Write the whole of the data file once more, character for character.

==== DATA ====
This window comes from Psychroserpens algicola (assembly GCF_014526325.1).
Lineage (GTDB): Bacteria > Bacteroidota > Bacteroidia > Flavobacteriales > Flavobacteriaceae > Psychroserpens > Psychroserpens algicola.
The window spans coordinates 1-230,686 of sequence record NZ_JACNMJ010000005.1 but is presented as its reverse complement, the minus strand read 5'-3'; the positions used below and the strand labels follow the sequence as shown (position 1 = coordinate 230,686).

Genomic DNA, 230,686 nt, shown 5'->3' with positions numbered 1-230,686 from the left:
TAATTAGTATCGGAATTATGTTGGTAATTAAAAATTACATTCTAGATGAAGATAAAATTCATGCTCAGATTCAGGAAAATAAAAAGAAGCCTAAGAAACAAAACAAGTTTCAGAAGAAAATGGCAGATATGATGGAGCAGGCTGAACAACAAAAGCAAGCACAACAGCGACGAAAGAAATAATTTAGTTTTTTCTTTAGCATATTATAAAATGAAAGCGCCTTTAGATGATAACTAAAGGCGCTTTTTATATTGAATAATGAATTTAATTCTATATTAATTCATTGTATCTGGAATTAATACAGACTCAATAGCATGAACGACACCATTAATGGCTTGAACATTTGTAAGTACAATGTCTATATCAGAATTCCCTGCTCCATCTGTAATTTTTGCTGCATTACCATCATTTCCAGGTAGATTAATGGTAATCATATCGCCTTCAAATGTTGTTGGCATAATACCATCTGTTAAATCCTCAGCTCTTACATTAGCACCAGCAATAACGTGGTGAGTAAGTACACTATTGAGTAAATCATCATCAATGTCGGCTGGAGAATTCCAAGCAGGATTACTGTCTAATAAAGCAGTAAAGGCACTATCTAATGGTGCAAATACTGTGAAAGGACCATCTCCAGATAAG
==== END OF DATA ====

This window comes from Psychroserpens algicola (assembly GCF_014526325.1).
Lineage (GTDB): Bacteria > Bacteroidota > Bacteroidia > Flavobacteriales > Flavobacteriaceae > Psychroserpens > Psychroserpens algicola.
The window spans coordinates 1-230,686 of sequence record NZ_JACNMJ010000005.1 but is presented as its reverse complement, the minus strand read 5'-3'; the positions used below and the strand labels follow the sequence as shown (position 1 = coordinate 230,686).

Genomic DNA, 230,686 nt, shown 5'->3' with positions numbered 1-230,686 from the left:
TAATTAGTATCGGAATTATGTTGGTAATTAAAAATTACATTCTAGATGAAGATAAAATTCATGCTCAGATTCAGGAAAATAAAAAGAAGCCTAAGAAACAAAACAAGTTTCAGAAGAAAATGGCAGATATGATGGAGCAGGCTGAACAACAAAAGCAAGCACAACAGCGACGAAAGAAATAATTTAGTTTTTTCTTTAGCATATTATAAAATGAAAGCGCCTTTAGATGATAACTAAAGGCGCTTTTTATATTGAATAATGAATTTAATTCTATATTAATTCATTGTATCTGGAATTAATACAGACTCAATAGCATGAACGACACCATTAATGGCTTGAACATTTGTAAGTACAATGTCTATATCAGAATTCCCTGCTCCATCTGTAATTTTTGCTGCATTACCATCATTTCCAGGTAGATTAATGGTAATCATATCGCCTTCAAATGTTGTTGGCATAATACCATCTGTTAAATCCTCAGCTCTTACATTAGCACCAGCAATAACGTGGTGAGTAAGTACACTATTGAGTAAATCATCATCAATGTCGGCTGGAGAATTCCAAGCAGGATTACTGTCTAATAAAGCAGTAAAGGCACTATCTAATGGTGCAAATACTGTGAAAGGACCATCTCCAGATAAG